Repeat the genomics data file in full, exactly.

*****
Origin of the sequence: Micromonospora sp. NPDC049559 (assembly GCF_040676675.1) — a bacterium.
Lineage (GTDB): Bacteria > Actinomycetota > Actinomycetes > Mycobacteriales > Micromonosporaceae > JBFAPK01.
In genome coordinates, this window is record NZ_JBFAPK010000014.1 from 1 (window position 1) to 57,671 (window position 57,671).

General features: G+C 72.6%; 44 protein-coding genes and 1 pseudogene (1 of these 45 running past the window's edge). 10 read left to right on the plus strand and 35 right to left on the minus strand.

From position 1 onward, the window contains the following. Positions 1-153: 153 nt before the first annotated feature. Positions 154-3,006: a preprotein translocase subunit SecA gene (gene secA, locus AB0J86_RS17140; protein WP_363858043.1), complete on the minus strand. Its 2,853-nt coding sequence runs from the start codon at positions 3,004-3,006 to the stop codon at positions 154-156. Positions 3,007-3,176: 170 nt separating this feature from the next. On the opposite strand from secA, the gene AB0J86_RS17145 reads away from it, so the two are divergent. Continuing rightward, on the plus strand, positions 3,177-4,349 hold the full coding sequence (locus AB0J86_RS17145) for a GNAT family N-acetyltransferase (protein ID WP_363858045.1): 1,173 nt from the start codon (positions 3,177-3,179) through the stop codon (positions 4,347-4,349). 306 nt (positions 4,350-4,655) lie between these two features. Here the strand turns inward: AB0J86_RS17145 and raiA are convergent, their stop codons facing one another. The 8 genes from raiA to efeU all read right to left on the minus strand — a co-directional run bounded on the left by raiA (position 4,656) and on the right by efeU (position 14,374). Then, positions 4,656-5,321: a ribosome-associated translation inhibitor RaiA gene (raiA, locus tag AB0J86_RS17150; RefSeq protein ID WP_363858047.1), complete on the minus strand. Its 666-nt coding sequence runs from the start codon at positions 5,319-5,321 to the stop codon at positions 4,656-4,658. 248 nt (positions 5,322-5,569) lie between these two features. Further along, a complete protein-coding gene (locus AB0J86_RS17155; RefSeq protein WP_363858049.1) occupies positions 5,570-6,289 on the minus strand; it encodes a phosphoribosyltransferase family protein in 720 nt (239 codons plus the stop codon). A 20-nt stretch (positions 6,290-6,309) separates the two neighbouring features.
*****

Origin of the sequence: Micromonospora sp. NPDC049559 (assembly GCF_040676675.1) — a bacterium.
Lineage (GTDB): Bacteria > Actinomycetota > Actinomycetes > Mycobacteriales > Micromonosporaceae > JBFAPK01.
In genome coordinates, this window is record NZ_JBFAPK010000014.1 from 1 (window position 1) to 57,671 (window position 57,671).

General features: G+C 72.6%; 44 protein-coding genes and 1 pseudogene (1 of these 45 running past the window's edge). 10 read left to right on the plus strand and 35 right to left on the minus strand.

From position 1 onward, the window contains the following. Positions 1-153: 153 nt before the first annotated feature. Positions 154-3,006: a preprotein translocase subunit SecA gene (gene secA, locus AB0J86_RS17140; protein WP_363858043.1), complete on the minus strand. Its 2,853-nt coding sequence runs from the start codon at positions 3,004-3,006 to the stop codon at positions 154-156. Positions 3,007-3,176: 170 nt separating this feature from the next. On the opposite strand from secA, the gene AB0J86_RS17145 reads away from it, so the two are divergent. Continuing rightward, on the plus strand, positions 3,177-4,349 hold the full coding sequence (locus AB0J86_RS17145) for a GNAT family N-acetyltransferase (protein ID WP_363858045.1): 1,173 nt from the start codon (positions 3,177-3,179) through the stop codon (positions 4,347-4,349). 306 nt (positions 4,350-4,655) lie between these two features. Here the strand turns inward: AB0J86_RS17145 and raiA are convergent, their stop codons facing one another. The 8 genes from raiA to efeU all read right to left on the minus strand — a co-directional run bounded on the left by raiA (position 4,656) and on the right by efeU (position 14,374). Then, positions 4,656-5,321: a ribosome-associated translation inhibitor RaiA gene (raiA, locus tag AB0J86_RS17150; RefSeq protein ID WP_363858047.1), complete on the minus strand. Its 666-nt coding sequence runs from the start codon at positions 5,319-5,321 to the stop codon at positions 4,656-4,658. 248 nt (positions 5,322-5,569) lie between these two features. Further along, a complete protein-coding gene (locus AB0J86_RS17155; RefSeq protein WP_363858049.1) occupies positions 5,570-6,289 on the minus strand; it encodes a phosphoribosyltransferase family protein in 720 nt (239 codons plus the stop codon). A 20-nt stretch (positions 6,290-6,309) separates the two neighbouring features.